It’s been a year of “the best we can do.” Concerts on laptops. Auctions on phones. Awards presented over Zoom.

But as The Telling Room tried to reimagine its popular Show & Tell literary variety show, originally scheduled for April at the State Theatre, as something that wouldn’t be less-than, director and filmmaker Sean Mewshaw saw potential.

“I realized that we could make it cinematic and surprising,” said Mewshaw, who moved to Maine to direct the Starz film “Tumbledown” in 2015. “As a filmmaker and stage director, this is a kind of a dream come true for me.”

The 80-minute, ticketed fundraiser, pre-recorded at the State Theatre, will go live on Vimeo at 8 p.m. Friday but will be available to view anytime later. Headliners include New York Times best-selling author Kelly Corrigan, singer-songwriter Lady Lamb and Portland author Phuc Tran of “Sigh, Gone: A Misfit’s Memoir about Great Books, Punk Rock, and the Fight to Fit In.”

Tran said, “Working with Sean Mewshaw was such an incredible experience – to have him take my writing and story and channel it through his cinematic genius. He saw all its humor, tragedy and paradox and laminated it with his mastery of visual storytelling.”

The show also brings to life three award-winning poems featured in the nonprofit’s 15th anniversary student anthology “A New Land”: “Grendel’s Mother Takes the Mic,” by Lulu Rasor, dramatized by Sarah Clarke and Matt Delamater; “Plastic Palaces” by Siri Pierce, directed by filmmaker Brooke Saias; and “Drop of Melanin and Blood,” by Benedita Zalabantu, directed by filmmaker Egide Foxworth.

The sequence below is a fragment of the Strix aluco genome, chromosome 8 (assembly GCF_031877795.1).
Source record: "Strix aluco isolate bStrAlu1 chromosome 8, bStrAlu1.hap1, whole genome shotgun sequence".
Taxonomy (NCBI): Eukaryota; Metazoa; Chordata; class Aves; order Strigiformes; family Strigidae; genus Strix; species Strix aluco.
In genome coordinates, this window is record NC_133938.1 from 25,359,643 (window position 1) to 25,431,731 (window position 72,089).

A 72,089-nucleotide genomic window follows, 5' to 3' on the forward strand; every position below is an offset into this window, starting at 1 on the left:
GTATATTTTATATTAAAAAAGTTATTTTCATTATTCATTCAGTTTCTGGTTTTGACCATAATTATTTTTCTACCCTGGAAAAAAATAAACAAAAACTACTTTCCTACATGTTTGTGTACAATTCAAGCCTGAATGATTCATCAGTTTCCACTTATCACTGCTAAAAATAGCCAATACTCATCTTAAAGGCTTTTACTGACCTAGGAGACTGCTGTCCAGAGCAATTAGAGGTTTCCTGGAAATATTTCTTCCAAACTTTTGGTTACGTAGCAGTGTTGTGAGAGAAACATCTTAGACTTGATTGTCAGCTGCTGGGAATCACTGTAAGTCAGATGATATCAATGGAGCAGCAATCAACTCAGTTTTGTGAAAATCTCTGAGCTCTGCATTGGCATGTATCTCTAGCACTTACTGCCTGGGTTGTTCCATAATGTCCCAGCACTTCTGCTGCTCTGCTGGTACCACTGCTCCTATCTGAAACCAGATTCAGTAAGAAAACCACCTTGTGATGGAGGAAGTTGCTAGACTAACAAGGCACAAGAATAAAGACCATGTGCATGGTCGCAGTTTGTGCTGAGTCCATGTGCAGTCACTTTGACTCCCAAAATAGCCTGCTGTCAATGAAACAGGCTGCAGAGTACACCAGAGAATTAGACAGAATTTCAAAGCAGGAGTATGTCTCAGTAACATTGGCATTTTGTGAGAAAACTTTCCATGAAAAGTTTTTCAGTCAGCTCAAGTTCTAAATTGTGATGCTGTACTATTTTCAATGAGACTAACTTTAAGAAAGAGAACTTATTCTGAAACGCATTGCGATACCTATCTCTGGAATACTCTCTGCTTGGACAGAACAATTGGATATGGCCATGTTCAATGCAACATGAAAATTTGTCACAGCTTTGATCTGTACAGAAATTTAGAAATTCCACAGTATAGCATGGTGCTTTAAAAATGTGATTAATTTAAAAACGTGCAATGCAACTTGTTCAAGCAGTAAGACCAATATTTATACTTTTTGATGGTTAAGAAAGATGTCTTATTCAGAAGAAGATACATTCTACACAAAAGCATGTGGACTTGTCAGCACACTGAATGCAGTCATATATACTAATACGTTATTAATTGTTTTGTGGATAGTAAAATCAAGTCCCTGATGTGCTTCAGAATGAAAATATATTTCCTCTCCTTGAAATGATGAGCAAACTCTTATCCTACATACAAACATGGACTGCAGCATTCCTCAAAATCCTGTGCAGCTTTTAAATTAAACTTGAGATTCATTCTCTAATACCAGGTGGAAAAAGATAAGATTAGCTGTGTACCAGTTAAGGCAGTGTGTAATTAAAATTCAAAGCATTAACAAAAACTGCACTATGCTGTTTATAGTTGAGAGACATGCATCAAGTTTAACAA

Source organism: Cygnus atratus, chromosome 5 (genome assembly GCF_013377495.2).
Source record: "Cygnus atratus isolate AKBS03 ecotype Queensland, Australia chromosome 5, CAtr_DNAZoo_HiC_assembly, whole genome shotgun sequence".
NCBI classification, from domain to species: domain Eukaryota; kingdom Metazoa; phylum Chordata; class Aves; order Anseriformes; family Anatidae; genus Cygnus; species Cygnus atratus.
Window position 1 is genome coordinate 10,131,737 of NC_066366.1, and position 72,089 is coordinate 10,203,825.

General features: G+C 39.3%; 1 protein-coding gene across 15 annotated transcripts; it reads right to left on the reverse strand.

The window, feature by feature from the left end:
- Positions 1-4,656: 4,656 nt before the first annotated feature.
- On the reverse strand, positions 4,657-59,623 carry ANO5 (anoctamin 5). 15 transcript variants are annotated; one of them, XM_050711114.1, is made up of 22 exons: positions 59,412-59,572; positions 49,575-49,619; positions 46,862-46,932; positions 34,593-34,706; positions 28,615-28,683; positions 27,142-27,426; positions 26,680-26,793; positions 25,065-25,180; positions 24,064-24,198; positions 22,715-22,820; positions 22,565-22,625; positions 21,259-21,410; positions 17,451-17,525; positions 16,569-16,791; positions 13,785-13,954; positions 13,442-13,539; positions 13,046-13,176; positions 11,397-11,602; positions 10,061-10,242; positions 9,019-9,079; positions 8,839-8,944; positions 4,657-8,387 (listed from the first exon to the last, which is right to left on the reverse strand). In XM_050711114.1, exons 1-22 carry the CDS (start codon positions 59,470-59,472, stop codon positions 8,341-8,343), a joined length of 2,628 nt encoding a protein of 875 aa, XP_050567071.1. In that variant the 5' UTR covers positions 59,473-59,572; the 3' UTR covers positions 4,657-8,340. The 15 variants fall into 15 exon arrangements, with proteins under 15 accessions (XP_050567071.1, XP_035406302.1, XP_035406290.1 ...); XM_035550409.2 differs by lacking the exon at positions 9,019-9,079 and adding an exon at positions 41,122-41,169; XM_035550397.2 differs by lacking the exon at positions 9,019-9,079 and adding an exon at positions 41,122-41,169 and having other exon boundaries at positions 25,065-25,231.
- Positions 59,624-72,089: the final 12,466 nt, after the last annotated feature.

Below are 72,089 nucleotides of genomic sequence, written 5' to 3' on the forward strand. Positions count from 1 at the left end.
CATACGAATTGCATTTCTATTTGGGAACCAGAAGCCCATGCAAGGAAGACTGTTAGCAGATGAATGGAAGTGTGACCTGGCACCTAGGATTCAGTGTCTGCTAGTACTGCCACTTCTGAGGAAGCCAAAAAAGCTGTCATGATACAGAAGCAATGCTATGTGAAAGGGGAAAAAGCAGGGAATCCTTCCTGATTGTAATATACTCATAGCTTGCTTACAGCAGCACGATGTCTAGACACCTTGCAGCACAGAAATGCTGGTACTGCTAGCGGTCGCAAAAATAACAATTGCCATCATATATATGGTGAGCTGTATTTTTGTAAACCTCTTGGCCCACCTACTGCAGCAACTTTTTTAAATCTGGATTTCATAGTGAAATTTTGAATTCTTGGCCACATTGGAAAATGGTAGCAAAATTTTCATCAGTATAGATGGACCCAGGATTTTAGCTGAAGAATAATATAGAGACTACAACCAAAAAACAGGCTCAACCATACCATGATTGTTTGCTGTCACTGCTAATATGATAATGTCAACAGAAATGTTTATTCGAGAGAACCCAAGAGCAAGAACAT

“It’s a visual escape, a bit of magic,” said event co-chair Kate Malin. “It’s storytelling in all these different media to spotlight and celebrate what The Telling Room does, which is programs for Maine’s young people.”

Sonya Tomlinson, a mentor for the Young Writers & Leaders program, said, “I think it won’t feel as much like a virtual event as a feature film.”

The Telling Room serves 4,000 Maine youth annually, with those numbers growing thanks to the online platform SWARM! (Student Writers and Readers Meet!). Students in 14 of the state’s 16 counties have joined in during the pandemic – and, during the school year, all programs are free.

“We’re still offering all our programs virtually, and we’ve done that since March,” said Executive Director Celine Kuhn. “It’s all new this year, pivoting to continue to reach students.”

“Everybody has a story to tell, and everybody can heal from that story,” said event co-chair Alisan Kavookjian of Portland.

Show & Tell 2020 is co-hosted by Salim Salim of Westbrook and Amanda Dettman of Yarmouth, both Telling Room alumni who graduated from college this year and now mentor younger writers.

“One of the most important things in fostering creativity in young people is free writing,” said Salim, who immigrated from Iraq when he was 12. “There’s self-empowerment and validation when you express your story with others.”

Dettman, who was part of Young Emerging Authors, said, “It taught me to be vulnerable with people my own age. And to go through The Telling Room and hear stories from all over the world is something I’ll never forget.”

Tran, whose family were refugees from Saigon, Vietnam, in 1975, said, “Having grown up feeling – and being told – that my own story was not worth telling, I’ve seen at The Telling Room the transformative power of storytelling for young people.”

For more information about Show & Tell 2020, go to

Amy Paradysz is a freelance writer and photographer from Scarborough. She can be reached at [email protected]

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